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Neuroendocrine Responses As an Indicator of Recurrence Liability in Primary Affective Illness

Published online by Cambridge University Press:  29 January 2018

Eva Grof
Affiliation:
Departments of Psychiatry and Neurosciences, McMaster University, Hamilton, Ontario
Gregory M. Brown
Affiliation:
Departments of Psychiatry and Neurosciences, McMaster University, Hamilton, Ontario
Paul Grof
Affiliation:
Departments of Psychiatry and Neurosciences, McMaster University, Hamilton, Ontario
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Abstract

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Type
Correspondence
Copyright
Copyright © Royal College of Psychiatrists, 1982 

References

1 Carroll, B. J., Feinberg, M., Greden, J. F., Tarika, J., Albala, A., Haskett, R., James, N., Kronfol, Z., Lohr, N., Steiner, M., DeVigne, J. P. & Young, E. (1981) A specific laboratory test for the diagnosis of melancholia. Archives of General Psychiatry, 38, 1522.CrossRefGoogle Scholar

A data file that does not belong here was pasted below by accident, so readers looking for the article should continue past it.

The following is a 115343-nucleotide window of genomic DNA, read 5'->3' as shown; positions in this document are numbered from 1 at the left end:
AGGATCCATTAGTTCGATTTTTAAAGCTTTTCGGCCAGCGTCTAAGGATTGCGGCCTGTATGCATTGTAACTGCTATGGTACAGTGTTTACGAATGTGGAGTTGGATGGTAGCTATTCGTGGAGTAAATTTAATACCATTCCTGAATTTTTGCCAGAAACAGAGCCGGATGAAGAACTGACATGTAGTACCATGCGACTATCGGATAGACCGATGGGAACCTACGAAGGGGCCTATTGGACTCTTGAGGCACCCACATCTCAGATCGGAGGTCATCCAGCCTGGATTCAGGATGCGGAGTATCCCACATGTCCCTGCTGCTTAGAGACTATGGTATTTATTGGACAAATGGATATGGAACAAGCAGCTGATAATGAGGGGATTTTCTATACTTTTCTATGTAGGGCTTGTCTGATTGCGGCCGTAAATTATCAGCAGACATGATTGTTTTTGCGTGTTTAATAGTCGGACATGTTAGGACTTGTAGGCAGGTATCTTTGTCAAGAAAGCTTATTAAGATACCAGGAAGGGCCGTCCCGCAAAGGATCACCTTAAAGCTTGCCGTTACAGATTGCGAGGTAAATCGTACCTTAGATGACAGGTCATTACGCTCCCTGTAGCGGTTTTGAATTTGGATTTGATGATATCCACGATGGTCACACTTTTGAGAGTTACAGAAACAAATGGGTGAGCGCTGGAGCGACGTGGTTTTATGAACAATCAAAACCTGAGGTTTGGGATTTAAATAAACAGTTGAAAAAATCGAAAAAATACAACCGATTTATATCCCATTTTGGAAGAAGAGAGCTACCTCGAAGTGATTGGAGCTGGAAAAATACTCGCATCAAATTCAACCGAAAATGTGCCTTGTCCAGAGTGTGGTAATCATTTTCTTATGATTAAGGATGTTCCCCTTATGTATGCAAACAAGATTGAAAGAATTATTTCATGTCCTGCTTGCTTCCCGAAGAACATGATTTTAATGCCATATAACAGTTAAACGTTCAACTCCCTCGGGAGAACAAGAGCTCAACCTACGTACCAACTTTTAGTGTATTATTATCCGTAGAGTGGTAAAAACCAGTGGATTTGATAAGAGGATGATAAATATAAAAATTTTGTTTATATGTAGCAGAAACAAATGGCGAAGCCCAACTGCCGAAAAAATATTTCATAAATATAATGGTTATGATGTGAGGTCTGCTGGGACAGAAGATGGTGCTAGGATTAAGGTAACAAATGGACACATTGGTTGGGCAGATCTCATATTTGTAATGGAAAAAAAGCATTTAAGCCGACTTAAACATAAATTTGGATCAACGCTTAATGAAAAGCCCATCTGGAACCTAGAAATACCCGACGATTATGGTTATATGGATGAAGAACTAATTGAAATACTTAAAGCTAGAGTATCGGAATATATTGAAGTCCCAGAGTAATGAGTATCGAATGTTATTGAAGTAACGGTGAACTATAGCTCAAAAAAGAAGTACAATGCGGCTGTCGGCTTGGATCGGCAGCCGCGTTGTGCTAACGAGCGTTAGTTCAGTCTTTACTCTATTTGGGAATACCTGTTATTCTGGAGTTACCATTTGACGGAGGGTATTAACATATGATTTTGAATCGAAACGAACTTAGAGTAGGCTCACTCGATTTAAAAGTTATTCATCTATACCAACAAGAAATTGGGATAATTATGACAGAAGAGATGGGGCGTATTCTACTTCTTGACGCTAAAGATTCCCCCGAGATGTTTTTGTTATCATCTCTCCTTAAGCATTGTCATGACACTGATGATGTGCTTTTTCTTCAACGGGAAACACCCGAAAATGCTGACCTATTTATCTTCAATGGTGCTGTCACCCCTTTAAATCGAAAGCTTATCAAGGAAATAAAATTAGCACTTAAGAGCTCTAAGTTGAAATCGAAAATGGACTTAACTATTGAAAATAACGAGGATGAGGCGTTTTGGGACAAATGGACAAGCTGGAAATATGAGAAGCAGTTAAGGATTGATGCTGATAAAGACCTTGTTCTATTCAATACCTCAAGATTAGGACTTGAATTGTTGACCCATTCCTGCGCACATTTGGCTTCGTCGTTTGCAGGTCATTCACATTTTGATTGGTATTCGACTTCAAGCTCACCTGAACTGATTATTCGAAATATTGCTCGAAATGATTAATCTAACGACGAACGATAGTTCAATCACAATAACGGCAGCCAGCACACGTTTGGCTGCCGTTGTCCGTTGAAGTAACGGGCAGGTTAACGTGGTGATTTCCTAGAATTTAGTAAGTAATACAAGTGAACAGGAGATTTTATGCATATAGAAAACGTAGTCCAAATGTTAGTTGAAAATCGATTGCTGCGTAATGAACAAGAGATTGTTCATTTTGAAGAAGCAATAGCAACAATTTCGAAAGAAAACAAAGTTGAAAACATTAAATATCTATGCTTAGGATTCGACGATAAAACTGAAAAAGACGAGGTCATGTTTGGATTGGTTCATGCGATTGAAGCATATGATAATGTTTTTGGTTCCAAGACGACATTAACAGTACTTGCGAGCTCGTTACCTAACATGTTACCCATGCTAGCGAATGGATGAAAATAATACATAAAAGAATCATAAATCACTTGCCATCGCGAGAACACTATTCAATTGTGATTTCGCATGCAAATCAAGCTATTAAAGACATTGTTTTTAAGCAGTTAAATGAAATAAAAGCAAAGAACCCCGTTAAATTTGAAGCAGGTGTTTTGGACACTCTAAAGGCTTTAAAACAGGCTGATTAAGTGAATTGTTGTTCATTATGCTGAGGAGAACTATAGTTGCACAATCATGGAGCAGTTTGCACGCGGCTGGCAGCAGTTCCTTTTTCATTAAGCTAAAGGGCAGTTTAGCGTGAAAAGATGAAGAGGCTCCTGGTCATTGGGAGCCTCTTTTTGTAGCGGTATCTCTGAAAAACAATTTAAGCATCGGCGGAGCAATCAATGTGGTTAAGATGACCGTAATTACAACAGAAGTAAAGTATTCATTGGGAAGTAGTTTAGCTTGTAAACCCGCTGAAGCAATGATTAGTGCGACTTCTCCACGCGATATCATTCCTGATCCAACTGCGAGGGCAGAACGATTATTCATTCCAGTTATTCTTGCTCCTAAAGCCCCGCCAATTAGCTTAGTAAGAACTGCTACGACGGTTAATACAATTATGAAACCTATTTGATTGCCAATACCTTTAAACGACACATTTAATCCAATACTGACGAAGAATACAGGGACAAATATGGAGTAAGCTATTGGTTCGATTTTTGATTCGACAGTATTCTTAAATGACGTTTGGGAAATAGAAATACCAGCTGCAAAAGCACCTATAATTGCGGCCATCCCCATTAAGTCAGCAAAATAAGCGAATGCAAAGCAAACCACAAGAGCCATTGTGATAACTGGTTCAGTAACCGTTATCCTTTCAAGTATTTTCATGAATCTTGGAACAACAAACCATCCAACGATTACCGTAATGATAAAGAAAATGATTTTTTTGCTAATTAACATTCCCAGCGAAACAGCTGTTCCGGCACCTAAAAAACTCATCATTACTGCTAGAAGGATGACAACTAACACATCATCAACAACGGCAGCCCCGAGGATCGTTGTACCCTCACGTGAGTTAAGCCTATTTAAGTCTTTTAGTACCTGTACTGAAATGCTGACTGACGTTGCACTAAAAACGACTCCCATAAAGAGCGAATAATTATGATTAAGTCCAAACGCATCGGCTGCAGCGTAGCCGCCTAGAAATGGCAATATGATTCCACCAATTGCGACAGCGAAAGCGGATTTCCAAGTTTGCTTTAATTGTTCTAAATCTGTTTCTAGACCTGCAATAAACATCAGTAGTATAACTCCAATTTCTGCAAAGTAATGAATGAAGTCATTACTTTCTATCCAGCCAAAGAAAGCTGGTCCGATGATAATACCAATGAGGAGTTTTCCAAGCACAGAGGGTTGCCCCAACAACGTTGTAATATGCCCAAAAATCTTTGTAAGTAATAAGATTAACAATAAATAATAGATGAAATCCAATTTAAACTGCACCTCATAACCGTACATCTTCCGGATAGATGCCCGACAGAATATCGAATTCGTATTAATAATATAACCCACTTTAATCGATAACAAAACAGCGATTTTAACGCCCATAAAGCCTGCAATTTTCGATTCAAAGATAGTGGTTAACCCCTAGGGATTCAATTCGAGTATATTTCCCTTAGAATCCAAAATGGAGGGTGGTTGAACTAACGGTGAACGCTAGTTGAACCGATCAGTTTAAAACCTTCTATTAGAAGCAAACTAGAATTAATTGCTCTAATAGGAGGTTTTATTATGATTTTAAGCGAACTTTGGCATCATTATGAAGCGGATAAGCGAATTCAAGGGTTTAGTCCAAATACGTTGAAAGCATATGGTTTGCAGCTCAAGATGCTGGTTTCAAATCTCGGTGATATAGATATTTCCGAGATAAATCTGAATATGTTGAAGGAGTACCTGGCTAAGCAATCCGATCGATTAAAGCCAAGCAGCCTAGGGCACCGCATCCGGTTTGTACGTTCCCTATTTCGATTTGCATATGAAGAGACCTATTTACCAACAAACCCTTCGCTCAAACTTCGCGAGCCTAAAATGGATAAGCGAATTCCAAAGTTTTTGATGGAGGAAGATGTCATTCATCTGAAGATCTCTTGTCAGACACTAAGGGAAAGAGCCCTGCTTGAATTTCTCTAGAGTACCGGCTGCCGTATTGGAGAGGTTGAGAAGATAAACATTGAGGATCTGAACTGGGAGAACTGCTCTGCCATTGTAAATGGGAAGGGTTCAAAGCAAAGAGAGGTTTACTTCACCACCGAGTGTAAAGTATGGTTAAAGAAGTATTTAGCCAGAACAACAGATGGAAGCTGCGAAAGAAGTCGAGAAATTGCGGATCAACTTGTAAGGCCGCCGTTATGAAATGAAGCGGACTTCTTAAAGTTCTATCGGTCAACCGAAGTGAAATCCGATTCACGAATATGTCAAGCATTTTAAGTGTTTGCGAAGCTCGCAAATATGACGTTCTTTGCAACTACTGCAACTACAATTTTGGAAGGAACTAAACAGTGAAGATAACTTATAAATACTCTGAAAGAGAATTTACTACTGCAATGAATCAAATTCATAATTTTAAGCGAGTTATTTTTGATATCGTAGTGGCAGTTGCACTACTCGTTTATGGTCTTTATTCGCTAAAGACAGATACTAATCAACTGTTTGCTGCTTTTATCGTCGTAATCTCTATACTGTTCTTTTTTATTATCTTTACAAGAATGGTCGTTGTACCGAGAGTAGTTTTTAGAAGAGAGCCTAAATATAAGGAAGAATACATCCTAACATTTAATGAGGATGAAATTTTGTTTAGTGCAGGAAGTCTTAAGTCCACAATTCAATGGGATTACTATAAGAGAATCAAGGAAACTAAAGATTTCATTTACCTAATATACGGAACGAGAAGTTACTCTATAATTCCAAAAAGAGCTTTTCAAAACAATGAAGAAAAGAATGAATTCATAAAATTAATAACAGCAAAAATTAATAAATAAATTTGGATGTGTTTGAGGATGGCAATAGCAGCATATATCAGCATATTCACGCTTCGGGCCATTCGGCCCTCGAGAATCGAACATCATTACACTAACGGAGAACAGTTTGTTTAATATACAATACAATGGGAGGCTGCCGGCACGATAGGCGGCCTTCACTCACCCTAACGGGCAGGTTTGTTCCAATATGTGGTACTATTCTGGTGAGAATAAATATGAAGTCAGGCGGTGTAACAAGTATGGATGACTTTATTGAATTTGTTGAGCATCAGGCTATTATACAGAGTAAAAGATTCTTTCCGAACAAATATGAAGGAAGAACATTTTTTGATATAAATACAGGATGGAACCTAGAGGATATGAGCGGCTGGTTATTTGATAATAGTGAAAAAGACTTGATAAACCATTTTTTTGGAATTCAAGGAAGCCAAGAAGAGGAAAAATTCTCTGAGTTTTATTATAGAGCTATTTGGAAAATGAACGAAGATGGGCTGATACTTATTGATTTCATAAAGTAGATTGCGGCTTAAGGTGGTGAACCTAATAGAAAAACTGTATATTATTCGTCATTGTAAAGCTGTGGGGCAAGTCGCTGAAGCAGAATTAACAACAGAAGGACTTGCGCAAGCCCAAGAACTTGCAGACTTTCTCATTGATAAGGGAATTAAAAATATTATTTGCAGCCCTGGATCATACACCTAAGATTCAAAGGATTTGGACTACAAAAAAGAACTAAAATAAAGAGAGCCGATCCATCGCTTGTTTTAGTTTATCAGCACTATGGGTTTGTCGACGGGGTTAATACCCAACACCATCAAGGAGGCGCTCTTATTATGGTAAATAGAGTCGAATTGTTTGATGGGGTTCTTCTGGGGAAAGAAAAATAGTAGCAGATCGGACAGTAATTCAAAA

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7 Kirkegaard, C., Norlem, N., Lauridsen, U. B. & Bjoerum, N. (1980) Prognostic value of thyrotropin-releasing hormone stimulation test in endogenous depression. Acta Psychiatrica Scandinavica, 52, 170–7.Google ScholarPubMed
8 Kirkegaard, C. & Bjoerum, N. (1980) TSH responses to TRH in endogenous depression. Lancet, i, 152.CrossRefGoogle Scholar
9 Langer, G., Schonbeck, G., Koinig, G., Schussler, M. & Reiter, H. (1980) Neuroendocrine status of depressed patients at admission and during antidepressant drug treatment (Clomipramine). Neuropsychobiology, 6, 153.Google Scholar
10 Langer, G., Schonbeck, G., Koinig, G. & Aschauer, H. (1981) Neuroendocrine mechanisms in therapeutic effects of antidepressant drugs: The “Thyroid axis” hypothesis. Presentation—3rd World Congress Biological Psychiatry, Stockholm. Abstracts S-211.Google Scholar
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